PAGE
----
U.S. Per Capita Emissions Continue Dropping Too
Though still high relative to most countries in the European Union, the United States’ per capita emissions have fallen rather precipitously this century. Again, this is mostly due to the aforementioned transition from coal to natural gas power generation.
The U.S. now (2016) ranks 16th in the world in CO2 emissions per capita (15.56 tons). This rate is well behind Canada (18.62), Luxembourg (17.61), and Australia (17.22) – other wealthy countries that have, unlike the U.S., signed on to the Paris agreement.
Data Source: EDGAR
As of 2000, or before the large-scale transition to natural gas, U.S. per capita emissions stood at 20.60 tons, up slightly from the 1990 rate (19.59).
With the dip to 15.65 tons by 2016, the U.S.’s yearly per capita emissions have therefore declined by about 25% in just a decade and a half.
In contrast, China’s yearly per capita CO2 emissions output has risen from 1.97 tons in 1990 and 2.84 tons in 2000 to 7.45 tons per capita as of 2016. That’s an increase of 378% since 1990 for this developing country with nearly 1.5 billion people. At this rate, per capita emissions in China may exceed the U.S. rate within the next few decades.
China & U.S.: Contrasting CO2 Emission Mitigation Trajectories
Between China and the U.S., the country that is headed in the “right” direction – reducing CO2 emissions, closing coal plants, and purportedly mitigating climate change – is the one that has rejected the Paris climate accord and its commitments.
And the country that is veering off in the “wrong” direction – increasing its CO2 emissions and rapidly building more coal plants – is the one that agreed to sign on to the Paris climate accord and the concomitant emissions reduction commitments.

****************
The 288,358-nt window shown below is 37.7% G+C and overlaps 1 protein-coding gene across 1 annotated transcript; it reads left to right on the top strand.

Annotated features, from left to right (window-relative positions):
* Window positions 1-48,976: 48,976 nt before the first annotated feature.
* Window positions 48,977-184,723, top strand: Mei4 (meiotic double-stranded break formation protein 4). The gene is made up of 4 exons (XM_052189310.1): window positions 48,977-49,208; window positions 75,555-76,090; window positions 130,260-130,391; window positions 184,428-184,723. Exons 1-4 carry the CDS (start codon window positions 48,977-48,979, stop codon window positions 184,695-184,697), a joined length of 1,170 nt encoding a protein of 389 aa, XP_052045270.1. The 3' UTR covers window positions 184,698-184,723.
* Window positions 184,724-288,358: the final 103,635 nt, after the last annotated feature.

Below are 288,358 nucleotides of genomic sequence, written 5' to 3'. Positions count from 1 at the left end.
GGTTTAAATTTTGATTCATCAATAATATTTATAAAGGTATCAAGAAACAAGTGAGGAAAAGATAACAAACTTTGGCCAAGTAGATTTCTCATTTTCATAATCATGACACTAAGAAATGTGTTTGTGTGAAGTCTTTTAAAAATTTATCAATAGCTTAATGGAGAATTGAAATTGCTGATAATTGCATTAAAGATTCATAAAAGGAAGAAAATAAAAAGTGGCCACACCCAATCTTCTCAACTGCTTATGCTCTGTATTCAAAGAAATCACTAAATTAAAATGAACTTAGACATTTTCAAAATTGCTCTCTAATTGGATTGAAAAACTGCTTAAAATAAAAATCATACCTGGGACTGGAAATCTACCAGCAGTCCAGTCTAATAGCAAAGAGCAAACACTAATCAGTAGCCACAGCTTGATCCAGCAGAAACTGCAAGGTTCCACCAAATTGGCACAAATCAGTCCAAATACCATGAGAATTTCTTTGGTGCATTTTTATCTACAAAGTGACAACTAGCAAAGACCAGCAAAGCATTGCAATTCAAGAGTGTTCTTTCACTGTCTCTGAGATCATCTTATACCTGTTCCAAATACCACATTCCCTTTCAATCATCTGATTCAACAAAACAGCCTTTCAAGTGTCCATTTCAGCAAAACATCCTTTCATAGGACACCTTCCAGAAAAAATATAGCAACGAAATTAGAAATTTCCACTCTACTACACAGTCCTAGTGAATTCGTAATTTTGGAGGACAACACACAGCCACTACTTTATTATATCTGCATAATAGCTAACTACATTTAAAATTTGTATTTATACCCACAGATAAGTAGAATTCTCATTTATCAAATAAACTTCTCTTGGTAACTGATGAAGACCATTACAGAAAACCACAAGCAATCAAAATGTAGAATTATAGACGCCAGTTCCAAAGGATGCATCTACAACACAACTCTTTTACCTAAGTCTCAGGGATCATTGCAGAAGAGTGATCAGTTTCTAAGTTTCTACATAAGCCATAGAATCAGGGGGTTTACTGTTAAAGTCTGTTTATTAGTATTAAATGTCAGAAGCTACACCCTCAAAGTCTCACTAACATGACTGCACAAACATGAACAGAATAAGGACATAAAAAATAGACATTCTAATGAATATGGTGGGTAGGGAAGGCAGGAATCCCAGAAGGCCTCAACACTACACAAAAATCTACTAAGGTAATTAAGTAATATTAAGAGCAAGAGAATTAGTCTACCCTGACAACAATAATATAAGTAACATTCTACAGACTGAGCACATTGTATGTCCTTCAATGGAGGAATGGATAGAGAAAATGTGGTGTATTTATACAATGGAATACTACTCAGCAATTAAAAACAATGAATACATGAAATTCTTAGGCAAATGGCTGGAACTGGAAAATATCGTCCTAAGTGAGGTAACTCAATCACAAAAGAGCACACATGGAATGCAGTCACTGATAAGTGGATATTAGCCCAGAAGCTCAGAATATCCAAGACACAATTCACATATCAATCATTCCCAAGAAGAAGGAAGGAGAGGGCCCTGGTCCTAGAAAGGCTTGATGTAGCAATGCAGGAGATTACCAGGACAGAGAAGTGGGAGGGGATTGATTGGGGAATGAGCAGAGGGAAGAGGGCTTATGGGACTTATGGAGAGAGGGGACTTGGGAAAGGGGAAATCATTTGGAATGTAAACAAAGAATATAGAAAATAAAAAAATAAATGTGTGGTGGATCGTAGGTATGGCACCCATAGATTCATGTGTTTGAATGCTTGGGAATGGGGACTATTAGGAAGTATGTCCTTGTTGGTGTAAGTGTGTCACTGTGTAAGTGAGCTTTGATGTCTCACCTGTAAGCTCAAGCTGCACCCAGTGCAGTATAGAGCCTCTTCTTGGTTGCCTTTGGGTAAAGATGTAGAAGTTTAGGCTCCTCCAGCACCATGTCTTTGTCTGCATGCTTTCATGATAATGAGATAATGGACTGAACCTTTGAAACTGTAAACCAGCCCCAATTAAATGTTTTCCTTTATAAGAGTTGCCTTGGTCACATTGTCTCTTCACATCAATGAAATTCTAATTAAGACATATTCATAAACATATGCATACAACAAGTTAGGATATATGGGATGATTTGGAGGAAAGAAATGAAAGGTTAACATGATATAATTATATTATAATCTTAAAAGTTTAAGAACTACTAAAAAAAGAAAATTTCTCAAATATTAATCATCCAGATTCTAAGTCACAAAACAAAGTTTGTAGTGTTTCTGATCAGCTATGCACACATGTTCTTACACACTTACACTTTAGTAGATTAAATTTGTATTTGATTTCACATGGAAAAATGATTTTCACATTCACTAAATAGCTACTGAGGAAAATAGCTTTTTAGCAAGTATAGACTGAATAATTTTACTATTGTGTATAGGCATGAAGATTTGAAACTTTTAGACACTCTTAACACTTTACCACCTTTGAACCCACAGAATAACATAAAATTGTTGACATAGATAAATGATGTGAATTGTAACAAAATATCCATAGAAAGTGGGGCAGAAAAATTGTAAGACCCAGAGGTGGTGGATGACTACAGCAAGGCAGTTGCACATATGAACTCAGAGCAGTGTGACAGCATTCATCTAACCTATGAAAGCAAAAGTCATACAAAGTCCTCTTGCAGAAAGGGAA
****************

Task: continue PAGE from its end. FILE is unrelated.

The U.S. – not China – is acting in a way that aligns with the spirit and the goals of the Paris climate agreement.
And yet because symbolism and rhetoric seem to be the primary focus as it relates to governmental CO2 mitigation policies, it’s China – not the U.S. – that is lauded for its “leadership”.
“China has become a global leader in policy and diplomacy on limiting the effects of climate change...” (New York Times. July, 2018)
Again, China is (easily) leading the world in overall CO2 emissions and in the construction of new coal plants. It’s also producing 3.5 times more electricity from fossil fuels than from wind and solar in its new power generation.
And yet China is astonishingly hailed as the “new low-carbon champion” for its “climate mitigation leadership” in a new paper published in the journal Nature.
“Since 2008, the Chinese government has switched to a proactive stance on climate governance and low-carbon development. Due to significant improvements in CO2 efficiency and a clear slow-down in the rise of its annual total CO2 emissions, China is increasingly perceived as a new low-carbon champion and appears to be in a position to take over global climate mitigation leadership.” (Engels, 2018)
China’s anointed position as a climate change mitigation leader and champion is baffling in its irony.